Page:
Things in Heaven – A Graham Maxwell, the late Adventist champion of great controversy theology, used Colossians 1:20 to support watching worlds teaching. In this text, Christ reconciles to Himself all things in heaven and earth, making peace through His blood. This refers to all things in heaven and earth, and has nothing to say about unfallen beings. This is consistent with Romans 8:20-22, where the entire creation has been subjected to futility and is in need of reconciliation and renewal. All levels of creation have been disrupted by sin, from inanimate matter to the highest angels. Again, one has to force these texts into teaching unfallen worlds.
Principalities and Powers – As mentioned above, applying unfallen aliens to this phrase simply creates more textual problems. In Romans 8, they are entities who might separate us from the love of Christ, something only fallen beings try to do. In Ephesians 1 and Colossians 1, they are spiritual rulers who Christ publically humiliated, and against whom we struggle. These entities refer only to spiritual or human rulers.
Our Mental Environment – The popular imagination is saturated with images of aliens from the entertainment industry and science programs. This interest began in the 17th century, even before Ellen White’s time. For most people today, their existence is hardly questioned, even though there is no real evidence that any aliens have ever been detected or contacted. The SETI program has spent billions of dollars with no results, and with no end in sight. Much research shows that life is at best rare in the universe, for the conditions for life to thrive and develop are rare. By life, I don’t mean organisms that merely survive, such as the celebrated “extremophiles.” The vast majority of galaxies, stars, and planets are extremely hostile places for water to stay liquid for life to thrive.
Modern Darwinism tells us that the emergence of life is nearly a certainty—that with liquid water simmering for millions of years, life will self-organize somehow. They don’t know how it first originated here, but they’re sure it can easily emerge in many other places. We can speculate what life forms God may have created out there. For living things to develop, however, many sensitive factors must be in place in the same place for long periods of time. Life is a rare and precious thing.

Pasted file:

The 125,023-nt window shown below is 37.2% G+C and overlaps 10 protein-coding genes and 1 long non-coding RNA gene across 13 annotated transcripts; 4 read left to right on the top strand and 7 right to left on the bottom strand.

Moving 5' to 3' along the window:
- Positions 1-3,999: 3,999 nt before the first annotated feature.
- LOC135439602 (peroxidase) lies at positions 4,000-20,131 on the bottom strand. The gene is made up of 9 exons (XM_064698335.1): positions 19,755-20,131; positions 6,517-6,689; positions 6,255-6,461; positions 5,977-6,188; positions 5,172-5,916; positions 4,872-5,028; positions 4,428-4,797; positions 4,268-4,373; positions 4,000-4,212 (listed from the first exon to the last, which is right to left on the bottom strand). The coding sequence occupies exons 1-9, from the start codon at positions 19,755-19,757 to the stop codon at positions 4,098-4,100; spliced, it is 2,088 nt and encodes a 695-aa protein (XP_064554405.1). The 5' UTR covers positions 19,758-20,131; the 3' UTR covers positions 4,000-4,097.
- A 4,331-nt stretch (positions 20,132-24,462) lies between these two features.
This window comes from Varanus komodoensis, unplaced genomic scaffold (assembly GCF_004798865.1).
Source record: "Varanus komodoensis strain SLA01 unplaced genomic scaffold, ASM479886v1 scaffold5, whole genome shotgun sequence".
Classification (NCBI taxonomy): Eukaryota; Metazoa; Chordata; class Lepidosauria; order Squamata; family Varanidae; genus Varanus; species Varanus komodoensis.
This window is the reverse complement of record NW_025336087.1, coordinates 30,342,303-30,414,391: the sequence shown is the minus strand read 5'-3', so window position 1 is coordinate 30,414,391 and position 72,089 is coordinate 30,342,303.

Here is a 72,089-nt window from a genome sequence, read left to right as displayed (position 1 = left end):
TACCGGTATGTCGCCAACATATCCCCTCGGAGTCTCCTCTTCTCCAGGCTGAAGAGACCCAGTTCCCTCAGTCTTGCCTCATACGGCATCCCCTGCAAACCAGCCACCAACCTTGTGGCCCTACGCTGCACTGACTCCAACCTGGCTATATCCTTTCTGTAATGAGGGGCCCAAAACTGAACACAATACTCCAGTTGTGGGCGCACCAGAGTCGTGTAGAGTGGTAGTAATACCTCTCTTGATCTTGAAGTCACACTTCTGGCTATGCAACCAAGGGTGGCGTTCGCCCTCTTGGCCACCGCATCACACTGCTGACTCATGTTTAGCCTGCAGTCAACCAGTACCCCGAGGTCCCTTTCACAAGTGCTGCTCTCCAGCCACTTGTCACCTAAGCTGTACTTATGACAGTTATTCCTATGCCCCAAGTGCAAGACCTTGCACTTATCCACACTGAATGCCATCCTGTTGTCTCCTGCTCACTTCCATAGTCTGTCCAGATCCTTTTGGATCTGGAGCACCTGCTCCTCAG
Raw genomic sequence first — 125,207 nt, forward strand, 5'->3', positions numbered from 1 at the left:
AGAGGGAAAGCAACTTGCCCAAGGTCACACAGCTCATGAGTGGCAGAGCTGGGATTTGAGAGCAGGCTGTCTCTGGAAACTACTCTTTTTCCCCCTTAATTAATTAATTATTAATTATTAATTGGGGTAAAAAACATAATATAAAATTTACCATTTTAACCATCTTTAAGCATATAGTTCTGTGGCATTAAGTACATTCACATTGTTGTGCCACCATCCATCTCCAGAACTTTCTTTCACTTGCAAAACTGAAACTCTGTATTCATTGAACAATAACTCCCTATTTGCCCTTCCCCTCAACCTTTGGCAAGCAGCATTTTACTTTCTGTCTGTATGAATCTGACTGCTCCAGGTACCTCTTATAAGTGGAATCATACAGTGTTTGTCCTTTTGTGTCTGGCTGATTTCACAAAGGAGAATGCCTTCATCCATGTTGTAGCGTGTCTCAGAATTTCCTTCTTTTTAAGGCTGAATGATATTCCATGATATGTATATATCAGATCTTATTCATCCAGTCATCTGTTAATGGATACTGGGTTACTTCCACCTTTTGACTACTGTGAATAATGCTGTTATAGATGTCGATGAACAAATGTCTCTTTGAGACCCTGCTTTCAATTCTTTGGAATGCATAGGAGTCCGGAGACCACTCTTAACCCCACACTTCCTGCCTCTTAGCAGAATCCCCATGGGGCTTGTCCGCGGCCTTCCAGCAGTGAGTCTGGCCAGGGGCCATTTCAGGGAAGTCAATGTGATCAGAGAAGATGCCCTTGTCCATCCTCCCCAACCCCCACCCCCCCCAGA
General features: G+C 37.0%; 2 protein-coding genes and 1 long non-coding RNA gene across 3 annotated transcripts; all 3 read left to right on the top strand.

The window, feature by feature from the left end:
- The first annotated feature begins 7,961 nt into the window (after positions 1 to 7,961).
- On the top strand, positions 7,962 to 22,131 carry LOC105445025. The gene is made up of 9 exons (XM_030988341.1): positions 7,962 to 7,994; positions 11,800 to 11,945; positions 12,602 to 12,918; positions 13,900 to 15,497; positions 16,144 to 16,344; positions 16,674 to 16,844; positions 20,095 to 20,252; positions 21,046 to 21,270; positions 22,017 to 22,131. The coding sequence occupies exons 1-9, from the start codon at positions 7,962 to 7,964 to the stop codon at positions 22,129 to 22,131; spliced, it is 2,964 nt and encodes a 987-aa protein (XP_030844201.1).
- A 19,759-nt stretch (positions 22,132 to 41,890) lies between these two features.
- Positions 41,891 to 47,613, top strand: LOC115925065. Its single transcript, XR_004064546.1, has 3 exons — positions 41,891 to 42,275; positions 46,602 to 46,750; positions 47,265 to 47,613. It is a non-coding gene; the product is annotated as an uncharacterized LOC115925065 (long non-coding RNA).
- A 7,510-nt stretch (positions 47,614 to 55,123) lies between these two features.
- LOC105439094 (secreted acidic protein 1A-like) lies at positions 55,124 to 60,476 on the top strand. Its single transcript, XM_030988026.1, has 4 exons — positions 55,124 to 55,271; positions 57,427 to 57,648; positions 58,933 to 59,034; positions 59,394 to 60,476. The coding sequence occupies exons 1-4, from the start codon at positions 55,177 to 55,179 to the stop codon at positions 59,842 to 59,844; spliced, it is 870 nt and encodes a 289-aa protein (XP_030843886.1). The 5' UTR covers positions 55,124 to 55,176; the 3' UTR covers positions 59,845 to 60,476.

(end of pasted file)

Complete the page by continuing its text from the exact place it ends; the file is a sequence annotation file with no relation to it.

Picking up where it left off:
Flesh and Blood – In the incarnation and passion of Jesus Christ, we see the utterly human character of sin and salvation. The problem of sin cannot be blamed on Satan, for sin’s origin is clearly placed on Adam (Romans 5:12). God made man ruler of creation (Heb. 1:7,8), and man was not subject to Satan until he chose to be. Sin is a human problem, and God’s solution had always been for Jesus to become a man. In fact, we know that all things were created for Christ (Col. 1:16). The entire cosmos is a place of suffering, for Christ to suffer and display God’s glory.
“Therefore he had to made like his brothers in every respect, so that he might become a merciful and faithful high priest in the service of God” (Heb. 2:17).
Jesus has forever cast His lot with us in His human body, to suffer and die as our thoroughly human high priest.
“Since therefore the children share in flesh and blood, he himself likewise partook of the same things, that through death he might…deliver all those who through fear of death were subject to lifelong slavery.” Hebrews 2:14,15
He did not come to earth for the sake of any race but the human race. His body was not an alien body, so His life and death would have no saving power for any other creatures (Hebrews 2:10-18). If any alien beings fell, there would be no one to help them, “for surely it is not angels that he helps, but he helps the offspring of Abraham” (Heb. 2:16).
Therefore, He is not ashamed to call us brothers. What a sacrifice!
Copyright 2011 BibleStudiesForAdventists.com. All rights reserved. Revised June 10, 2011. This website is published by Life Assurance Ministries, Glendale, Arizona, USA, the publisher of Proclamation! Magazine. Contact email: BibleStudiesForAdventists@gmail.com.